I come from a people who are familiar with the brutal lash of injustice. I am the direct descendant of survivors of the Middle Passage. My brown skin ...
All these issues must be vigorously debated and legislated. But nuance doesn't play well in a crisis. The words "good" and "evil" are so strictly defined by each of us in our own way that it's almost impossible to accept shades of gray. Extremism triumphs.
As we embrace with joy and hope a new year celebrated world-wide through art, it is important to remember what was sacrificed to get us here.
The same power dynamic seen in the Holtzclaw case allows police to coerce false testimony and secure wrongful convictions. At the end of the day, there are so many victims.
By Lisalyn R. Jacobs For over a year, since the Ray Rice domestic violence case captured the headlines, we have been asking--or invited to ask--some ...
Black lives -- 13 of them -- finally mattered Thursday night as an Oklahoma City jury found former policeman Daniel Holtzclaw guilty of 18 criminal counts, including four counts of first-degree rape.
Now is a powerful moment of mainstream media attention to sexual assault of victims that often get ignored -- because they're sex workers, because they're promiscuous, because they drank, because they are black, because they are poor, or because they have criminal convictions.
I have no issue with Benghazi being investigated; all the better to prevent future attacks. It is also understandable to be outraged at the deaths in Benghazi. But not if you felt no such outrage when embassy staff was killed under Bush. Or if you give Bush a pass on 9/11.
Congress decided to stop reauthorizing IOGCC every three years and instead introduced an amendment giving it de facto permanent reauthorization. For an entity of its clout, the public knows very little about IOGCC's inner-workings. And that's not without reason.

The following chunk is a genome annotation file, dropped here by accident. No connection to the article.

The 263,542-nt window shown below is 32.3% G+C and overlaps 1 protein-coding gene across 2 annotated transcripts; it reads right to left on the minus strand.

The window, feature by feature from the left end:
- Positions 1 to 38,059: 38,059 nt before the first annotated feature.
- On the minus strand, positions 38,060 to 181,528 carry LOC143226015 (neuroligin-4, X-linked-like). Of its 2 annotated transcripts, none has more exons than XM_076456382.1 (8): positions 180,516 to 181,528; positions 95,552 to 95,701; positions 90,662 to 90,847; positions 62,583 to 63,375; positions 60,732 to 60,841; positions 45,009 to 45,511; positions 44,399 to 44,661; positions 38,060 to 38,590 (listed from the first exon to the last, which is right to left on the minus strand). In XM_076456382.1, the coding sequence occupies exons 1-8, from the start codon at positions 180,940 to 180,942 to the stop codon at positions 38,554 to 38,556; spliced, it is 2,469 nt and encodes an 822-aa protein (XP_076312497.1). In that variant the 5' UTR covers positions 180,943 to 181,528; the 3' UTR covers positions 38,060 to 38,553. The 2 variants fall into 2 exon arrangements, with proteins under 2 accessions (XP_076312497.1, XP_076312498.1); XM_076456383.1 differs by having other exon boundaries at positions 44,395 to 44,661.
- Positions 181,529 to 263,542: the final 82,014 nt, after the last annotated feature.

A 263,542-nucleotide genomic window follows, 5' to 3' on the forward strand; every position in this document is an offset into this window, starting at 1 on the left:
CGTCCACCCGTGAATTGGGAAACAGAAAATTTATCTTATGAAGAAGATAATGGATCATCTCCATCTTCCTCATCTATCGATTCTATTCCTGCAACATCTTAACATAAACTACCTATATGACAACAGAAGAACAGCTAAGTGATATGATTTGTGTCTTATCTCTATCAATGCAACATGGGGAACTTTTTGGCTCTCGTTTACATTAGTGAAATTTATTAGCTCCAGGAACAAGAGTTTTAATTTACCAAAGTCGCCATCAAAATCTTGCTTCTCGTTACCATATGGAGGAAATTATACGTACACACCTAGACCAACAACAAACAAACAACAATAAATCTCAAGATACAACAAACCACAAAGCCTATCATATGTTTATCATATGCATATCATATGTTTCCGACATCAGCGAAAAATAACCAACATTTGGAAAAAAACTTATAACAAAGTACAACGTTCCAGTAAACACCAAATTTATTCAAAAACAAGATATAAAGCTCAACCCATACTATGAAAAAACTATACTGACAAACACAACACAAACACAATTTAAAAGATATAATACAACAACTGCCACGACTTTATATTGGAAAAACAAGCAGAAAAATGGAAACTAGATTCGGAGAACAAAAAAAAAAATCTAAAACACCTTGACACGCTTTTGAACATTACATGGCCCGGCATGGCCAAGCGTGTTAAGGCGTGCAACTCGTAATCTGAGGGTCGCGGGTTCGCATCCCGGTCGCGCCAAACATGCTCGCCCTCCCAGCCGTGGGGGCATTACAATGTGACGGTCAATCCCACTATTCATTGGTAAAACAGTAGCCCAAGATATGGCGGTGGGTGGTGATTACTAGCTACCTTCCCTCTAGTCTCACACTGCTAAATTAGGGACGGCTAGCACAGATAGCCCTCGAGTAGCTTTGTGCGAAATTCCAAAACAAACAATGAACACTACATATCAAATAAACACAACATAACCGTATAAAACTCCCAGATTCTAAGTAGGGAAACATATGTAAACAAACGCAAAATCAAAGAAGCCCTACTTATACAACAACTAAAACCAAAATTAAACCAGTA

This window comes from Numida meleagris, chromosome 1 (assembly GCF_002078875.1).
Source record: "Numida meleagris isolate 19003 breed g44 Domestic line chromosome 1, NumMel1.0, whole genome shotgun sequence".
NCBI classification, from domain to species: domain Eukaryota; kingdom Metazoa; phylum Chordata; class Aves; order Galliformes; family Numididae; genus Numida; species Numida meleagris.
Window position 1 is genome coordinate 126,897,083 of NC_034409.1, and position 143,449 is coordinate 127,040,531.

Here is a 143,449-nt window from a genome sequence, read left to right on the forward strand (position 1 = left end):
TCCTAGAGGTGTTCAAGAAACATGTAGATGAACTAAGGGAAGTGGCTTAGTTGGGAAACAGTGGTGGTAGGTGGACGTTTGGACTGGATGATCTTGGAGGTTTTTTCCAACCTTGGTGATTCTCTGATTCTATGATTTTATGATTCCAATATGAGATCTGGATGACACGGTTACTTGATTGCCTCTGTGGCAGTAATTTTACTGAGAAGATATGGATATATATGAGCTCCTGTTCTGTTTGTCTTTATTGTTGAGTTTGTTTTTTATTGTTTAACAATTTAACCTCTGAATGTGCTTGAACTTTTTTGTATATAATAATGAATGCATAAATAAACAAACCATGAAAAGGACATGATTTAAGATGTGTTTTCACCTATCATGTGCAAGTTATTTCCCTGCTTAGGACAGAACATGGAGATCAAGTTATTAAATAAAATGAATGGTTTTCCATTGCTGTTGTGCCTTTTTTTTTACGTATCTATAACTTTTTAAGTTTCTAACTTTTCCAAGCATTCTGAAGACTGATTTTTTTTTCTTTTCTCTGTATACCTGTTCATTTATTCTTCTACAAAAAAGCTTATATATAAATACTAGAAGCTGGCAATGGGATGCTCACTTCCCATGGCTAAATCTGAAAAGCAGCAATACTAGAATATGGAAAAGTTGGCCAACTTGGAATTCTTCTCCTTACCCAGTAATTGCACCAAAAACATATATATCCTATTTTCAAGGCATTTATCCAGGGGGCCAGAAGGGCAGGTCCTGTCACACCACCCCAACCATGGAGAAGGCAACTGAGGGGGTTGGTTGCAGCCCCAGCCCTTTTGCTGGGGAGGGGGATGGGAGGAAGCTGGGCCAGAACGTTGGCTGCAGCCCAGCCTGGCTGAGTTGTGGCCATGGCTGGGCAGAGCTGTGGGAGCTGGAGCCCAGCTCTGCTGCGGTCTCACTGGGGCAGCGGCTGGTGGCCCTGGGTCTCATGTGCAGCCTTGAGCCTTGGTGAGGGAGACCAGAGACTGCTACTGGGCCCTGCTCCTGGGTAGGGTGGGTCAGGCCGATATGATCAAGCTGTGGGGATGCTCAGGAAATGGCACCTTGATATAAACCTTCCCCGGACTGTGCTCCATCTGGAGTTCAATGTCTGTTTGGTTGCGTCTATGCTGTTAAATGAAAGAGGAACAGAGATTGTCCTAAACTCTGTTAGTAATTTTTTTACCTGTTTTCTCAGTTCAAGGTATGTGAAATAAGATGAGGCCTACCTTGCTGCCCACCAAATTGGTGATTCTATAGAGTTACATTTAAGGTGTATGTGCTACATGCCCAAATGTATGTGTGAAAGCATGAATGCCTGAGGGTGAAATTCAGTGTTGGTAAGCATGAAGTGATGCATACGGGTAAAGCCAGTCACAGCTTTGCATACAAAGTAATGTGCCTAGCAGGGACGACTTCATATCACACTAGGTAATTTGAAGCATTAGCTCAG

I think a lot today about Utoya, as the headlines report about Charleston. Very different disasters, very different criminal acts, so convenient in an open society. Where one has so much opportunity to harm, and far less urgency to do good. Where hospitality is practiced, and sanctuary a distant dream.
It's not enough that the newest 21c museum hotel is located in downtown Durham, home to one of the fastest-growing cultural scenes in the nation. No. The new hotel -- the fourth in a rapidly growing 21c collection -- has taken over the 17-story Hill Building, built in 1935-37.
This past weekend wasn't just the unofficial start of summer; it's the official start of Pride season. In the coming month the sunlight will not only stay out longer but cities will start flying the rainbow flag to celebrate their LGBT communities.
Much has been done since then to increase security and safety around federal buildings. Sadly, there has been no such progress in eliminating the types of anti-government sentiments that drove domestic terrorists Timothy McVeigh and Terry Nichols to target federal government employees on that fateful day.
Music has the power to reach far and wide, speak every language, and even control our pulse. Of the many genres of music that exist, hip hop has always been at the root of urban culture. It has undergone evolutions of change, but certain sensibilities have stuck with hip hop from the days of its origins to now.
When novelist Lou Berney was 13 years old, living in his hometown of Oklahoma City and working at Braum's, two men and a woman robbed the local Sirloin Stockade, murdering six employees. The horror of the killings stayed with Berney.
Oklahoma is a thriving farming utopia that years later would be discovered and once again the "white man" would betray his words by making it part of the frontier.